Another problem with asynchronously disabling the external reference frequency generator involves the fact that most microprocessors and computer systems utilize a phase-locked loop (PLL) circuit to multiply the reference frequency by some factor to generate the system's internal clock rate. The internal clock signal is utilized by the central processing unit (CPU) of the computer during the execution of its various functions and instructions. The problem arises that if the clock is stopped externally, then the internal phase-locked loop circuitry is likewise disabled. Under such circumstances, re-enabling the external reference frequency does not produce an instantaneous response from the PLL; that is, the PLL requires some fixed time period (e.g., several hundred milliseconds) to stabilize. During this start-up time period, spurious signals and glitches are commonly generated, leading to unpredictable results. Thus, starting and stopping of the processor's clock by disabling the external reference input frequency results in a loss of psuedo-instantaneous response.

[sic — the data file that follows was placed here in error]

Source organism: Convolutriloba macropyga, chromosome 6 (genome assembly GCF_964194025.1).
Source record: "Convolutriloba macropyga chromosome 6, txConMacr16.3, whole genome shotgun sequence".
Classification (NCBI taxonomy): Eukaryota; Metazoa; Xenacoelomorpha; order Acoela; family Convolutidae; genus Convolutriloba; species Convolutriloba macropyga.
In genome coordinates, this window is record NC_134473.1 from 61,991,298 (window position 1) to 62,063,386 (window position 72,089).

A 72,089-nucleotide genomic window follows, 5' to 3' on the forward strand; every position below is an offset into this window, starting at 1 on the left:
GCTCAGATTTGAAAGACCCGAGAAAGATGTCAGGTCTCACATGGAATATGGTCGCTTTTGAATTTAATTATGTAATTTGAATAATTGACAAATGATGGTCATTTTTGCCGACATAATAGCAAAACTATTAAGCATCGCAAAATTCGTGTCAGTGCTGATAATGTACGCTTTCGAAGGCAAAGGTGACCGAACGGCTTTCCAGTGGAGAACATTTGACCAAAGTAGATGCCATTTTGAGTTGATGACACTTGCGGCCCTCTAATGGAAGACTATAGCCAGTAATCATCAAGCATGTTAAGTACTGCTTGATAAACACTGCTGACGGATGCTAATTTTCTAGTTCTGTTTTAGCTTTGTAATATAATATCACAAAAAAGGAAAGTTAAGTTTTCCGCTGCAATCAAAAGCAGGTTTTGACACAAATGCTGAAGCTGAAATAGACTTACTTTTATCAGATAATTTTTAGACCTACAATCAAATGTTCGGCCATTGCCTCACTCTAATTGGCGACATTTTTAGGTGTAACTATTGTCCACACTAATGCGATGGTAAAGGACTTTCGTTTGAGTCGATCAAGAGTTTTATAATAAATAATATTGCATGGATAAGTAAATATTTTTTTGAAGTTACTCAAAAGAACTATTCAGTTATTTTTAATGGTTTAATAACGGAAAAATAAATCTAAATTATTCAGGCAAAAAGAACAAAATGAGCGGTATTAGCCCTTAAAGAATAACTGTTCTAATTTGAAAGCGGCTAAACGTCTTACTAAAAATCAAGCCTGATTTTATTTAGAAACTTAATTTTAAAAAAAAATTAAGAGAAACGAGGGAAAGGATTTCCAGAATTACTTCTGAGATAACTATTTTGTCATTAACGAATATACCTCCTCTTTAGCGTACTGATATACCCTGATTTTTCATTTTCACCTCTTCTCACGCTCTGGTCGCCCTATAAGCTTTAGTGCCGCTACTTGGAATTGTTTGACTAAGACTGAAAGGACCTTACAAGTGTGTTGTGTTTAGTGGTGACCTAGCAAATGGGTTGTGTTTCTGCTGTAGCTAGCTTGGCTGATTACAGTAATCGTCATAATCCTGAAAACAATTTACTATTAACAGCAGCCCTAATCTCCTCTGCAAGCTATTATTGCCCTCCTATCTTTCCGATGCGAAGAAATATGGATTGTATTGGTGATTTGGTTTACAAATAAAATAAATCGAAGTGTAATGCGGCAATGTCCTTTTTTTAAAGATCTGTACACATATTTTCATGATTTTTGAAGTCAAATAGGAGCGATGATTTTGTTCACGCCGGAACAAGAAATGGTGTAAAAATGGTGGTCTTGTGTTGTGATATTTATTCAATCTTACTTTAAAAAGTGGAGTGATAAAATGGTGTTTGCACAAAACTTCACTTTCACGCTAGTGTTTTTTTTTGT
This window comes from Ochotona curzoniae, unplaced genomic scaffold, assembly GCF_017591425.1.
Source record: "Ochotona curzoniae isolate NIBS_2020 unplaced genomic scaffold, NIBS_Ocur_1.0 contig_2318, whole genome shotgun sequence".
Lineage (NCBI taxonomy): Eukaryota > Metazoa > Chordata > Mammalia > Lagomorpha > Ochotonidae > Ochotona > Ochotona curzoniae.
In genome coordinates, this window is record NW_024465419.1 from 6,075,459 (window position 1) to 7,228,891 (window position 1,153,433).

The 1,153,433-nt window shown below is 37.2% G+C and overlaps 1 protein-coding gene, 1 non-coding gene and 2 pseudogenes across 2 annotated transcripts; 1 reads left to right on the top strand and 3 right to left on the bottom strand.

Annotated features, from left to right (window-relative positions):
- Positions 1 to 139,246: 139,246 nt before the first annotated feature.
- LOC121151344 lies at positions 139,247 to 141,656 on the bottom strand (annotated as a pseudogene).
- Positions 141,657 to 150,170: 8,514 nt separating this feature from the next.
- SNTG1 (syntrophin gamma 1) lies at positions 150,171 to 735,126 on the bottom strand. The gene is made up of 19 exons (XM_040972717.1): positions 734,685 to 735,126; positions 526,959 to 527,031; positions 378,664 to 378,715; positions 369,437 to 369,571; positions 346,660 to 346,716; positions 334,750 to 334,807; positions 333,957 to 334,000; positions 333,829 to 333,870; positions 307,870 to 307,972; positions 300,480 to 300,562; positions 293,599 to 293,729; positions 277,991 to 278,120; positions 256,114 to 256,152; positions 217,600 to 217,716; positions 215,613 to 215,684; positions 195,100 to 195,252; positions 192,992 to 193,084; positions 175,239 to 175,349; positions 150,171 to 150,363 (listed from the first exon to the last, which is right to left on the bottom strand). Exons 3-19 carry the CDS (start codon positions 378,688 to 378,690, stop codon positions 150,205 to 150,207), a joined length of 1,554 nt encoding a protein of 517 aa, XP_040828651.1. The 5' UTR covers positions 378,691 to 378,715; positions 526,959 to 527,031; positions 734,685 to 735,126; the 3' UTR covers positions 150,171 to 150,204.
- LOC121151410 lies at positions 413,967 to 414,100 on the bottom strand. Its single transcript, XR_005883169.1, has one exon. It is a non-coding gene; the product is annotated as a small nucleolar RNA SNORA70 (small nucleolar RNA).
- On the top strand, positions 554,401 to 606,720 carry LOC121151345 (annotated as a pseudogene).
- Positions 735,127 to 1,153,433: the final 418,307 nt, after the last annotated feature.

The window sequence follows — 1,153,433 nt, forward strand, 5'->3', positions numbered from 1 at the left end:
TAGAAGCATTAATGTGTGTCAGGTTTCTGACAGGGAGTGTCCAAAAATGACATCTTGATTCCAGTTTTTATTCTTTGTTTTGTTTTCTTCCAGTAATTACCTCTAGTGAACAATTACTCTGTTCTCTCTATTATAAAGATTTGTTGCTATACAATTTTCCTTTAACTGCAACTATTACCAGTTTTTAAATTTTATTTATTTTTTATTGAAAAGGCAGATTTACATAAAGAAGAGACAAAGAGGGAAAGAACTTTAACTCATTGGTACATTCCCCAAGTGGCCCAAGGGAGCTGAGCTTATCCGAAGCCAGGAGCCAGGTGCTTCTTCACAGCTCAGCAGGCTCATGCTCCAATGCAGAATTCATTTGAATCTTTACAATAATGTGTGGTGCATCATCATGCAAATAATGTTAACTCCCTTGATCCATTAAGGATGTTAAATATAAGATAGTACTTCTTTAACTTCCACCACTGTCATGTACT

What is needed then is a means for stopping the CPU's clock at any time, regardless of the instruction that the processor is presently executing, while guaranteeing that the processor is in a known state. As will be seen, the present invention allows the user to stop the clock of a processor within a computer system asynchronously, while still guaranteeing that the state of the processor is preserved. Guaranteeing the processor's environment just previous to stopping the processors clock allows the device to be tested in a manufacturing environment. Another advantage of the present invention is that the processor can be re-enabled without having to restart the system's PLL circuitry. This obviates the need to otherwise wait an inordinate length of time for a stable clock signal to be generated.